“The water-soluble stiffener is removed at the end of the manufacturing process with a simple rinse in hot water, leaving a soft, fully-assembled piece of clothing,” he says.
So far, Zornow has used an “off-the-shelf” industrial robot to sew a shirt – a feat he achieved by programing the bot to work with a sewing machine to build the garment with his polymer-treated fabric. While the Sewbo solution isn’t yet available commercially, a number of manufacturers are experimenting with the technology, though Zornow declined to say which ones. Part of that experimentation, which Zornow is also engaged in, focuses on hammering out the complicated particulars involved with refining robots and software so clothes can be produced efficiently in a real-world factory setting using his method.
“We’re focused on integration, on getting everything to work together so that the process is streamlined and seamless,” says Zornow, noting he’s raising money and pulling together teams for more research and development.
Elsewhere, household name brands are also eyeing enhanced automation for wearables production.
Amazon, for example, has earned a patent for an automated, computer-controlled system of on-demand apparel manufacturing, which will reportedly involve the design, printing, production, cutting and shipping of clothes. In the apparel-related footwear category, Nike has been benefitting from automation innovation via a partnership with Flex, a high-tech manufacturing company. At its Mexico facility, Flex has infused automation advancements – like automated gluing – into the process of making a shoe.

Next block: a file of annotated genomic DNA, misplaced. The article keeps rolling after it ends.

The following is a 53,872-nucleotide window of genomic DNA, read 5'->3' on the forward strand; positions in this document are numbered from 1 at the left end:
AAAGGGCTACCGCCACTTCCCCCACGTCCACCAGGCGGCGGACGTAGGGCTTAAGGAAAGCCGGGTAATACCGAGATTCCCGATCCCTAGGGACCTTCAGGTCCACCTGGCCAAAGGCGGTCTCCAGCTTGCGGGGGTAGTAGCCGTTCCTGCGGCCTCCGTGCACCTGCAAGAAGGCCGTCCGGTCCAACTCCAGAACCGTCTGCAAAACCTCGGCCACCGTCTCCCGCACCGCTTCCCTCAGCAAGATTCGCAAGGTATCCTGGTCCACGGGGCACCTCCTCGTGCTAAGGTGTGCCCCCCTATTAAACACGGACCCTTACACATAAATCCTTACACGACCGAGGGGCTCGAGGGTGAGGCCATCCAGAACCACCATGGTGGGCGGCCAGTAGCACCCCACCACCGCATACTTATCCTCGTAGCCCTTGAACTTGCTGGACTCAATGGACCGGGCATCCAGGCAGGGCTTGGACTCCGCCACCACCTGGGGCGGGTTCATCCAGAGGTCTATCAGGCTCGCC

Not to be outdone, Adidas has thrown its hat into the ring of automated footwear production with its Bavaria-based Speedfactory, which uses robots, 3-D printing and other digital age innovations to make footwear. In October 2017, the Speedfactory began producing a series of small-batch sneakers – Adidas Made For (AM4). The series is specifically designed for six of the world’s biggest cities, including London, New York and Los Angeles. Adidas plans to establish a second Speedfactory in Atlanta. “Robotics is clearly the way of the future in apparel manufacturing,” says Eric J. Rubin, president of apparel company Blue Generation (asi/40653), a Top 40 supplier. “The benefits overall are tremendous on every level.”